Why Ben Carson is the new Republican hotness

The 2016 GOP candidate is speeding ahead in the polls. Can it last?

Ben Carson.
(Image credit: AP Photo/Danny Johnston)

America — or at least a healthy chunk of the Republican electorate — is apparently ready for Ben Carson. While Donald Trump has been soaking up all the media attention of late, leaving the professional politicians to sink lower and lower, Carson has been surfing in Trump's wake, all the way to second place in most of the polls. He's now the only Republican other than Trump who averages double digits, and in a new NBC poll, he comes in a strong second to Trump in Iowa, garnering 22 percent support to Trump's 29 percent. Furthermore, in most polls Carson is the Republican candidate who gets the most positive favorability ratings; even Republicans who are supporting someone else like him. So what's the attraction to Carson? Can he actually last?

The short and easy answer is that Republicans are drawn to Carson because they're looking for outsiders, and he's as outside politics as you can be. A retired neurosurgeon, Carson has no political experience whatsoever, so he's able to claim accurately that he knows virtually nothing about the job he's trying to get. Carson is also a deeply religious Seventh-Day Adventist, which is attractive to evangelical Republicans (and particularly important in Iowa, where a majority of GOP caucus-goers are evangelicals). His life story — a rise from poverty to becoming a heralded pediatric neurosurgeon — is undoubtedly inspiring. But it goes even farther.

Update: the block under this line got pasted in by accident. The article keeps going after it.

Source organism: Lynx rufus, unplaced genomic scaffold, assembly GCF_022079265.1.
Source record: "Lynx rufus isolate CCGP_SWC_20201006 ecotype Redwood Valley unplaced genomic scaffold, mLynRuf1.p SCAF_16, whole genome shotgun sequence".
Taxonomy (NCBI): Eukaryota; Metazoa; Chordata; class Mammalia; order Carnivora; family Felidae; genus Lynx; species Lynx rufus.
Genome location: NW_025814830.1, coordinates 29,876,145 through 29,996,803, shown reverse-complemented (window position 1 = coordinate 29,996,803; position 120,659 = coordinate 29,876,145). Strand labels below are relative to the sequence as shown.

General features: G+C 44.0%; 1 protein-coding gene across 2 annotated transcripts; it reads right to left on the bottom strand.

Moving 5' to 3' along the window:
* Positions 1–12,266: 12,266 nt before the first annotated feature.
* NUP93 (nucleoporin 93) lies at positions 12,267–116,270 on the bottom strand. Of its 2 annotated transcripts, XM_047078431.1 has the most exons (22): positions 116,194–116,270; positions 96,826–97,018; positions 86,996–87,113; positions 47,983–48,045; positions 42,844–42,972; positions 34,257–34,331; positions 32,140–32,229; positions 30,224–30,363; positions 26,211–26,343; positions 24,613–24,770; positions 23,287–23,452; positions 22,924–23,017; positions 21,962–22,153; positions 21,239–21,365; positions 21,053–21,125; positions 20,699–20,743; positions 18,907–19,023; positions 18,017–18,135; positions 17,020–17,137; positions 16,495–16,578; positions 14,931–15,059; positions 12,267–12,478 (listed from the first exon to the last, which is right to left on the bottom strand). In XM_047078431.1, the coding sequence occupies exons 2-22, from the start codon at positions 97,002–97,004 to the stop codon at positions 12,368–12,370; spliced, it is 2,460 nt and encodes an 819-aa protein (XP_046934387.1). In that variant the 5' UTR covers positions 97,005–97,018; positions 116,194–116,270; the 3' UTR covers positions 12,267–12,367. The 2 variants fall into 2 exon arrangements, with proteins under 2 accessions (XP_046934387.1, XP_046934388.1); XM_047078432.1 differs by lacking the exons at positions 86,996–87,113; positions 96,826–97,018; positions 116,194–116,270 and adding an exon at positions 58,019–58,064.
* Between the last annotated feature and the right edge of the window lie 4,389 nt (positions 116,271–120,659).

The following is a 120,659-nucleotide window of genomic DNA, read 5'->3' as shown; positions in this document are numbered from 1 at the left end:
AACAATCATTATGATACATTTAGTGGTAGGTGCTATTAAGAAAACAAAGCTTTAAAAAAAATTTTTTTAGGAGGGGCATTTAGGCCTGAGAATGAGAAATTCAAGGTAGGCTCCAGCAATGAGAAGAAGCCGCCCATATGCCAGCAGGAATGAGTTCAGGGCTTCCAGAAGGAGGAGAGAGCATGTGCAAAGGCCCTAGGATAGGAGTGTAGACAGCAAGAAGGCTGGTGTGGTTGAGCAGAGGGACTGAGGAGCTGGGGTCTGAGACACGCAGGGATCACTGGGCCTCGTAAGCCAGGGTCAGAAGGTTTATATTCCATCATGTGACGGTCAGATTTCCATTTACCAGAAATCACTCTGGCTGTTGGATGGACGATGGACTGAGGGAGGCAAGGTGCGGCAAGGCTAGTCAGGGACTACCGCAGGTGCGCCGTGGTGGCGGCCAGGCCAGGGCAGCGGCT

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Paul Waldman

Paul Waldman is a senior writer with The American Prospect magazine and a blogger for The Washington Post. His writing has appeared in dozens of newspapers, magazines, and web sites, and he is the author or co-author of four books on media and politics.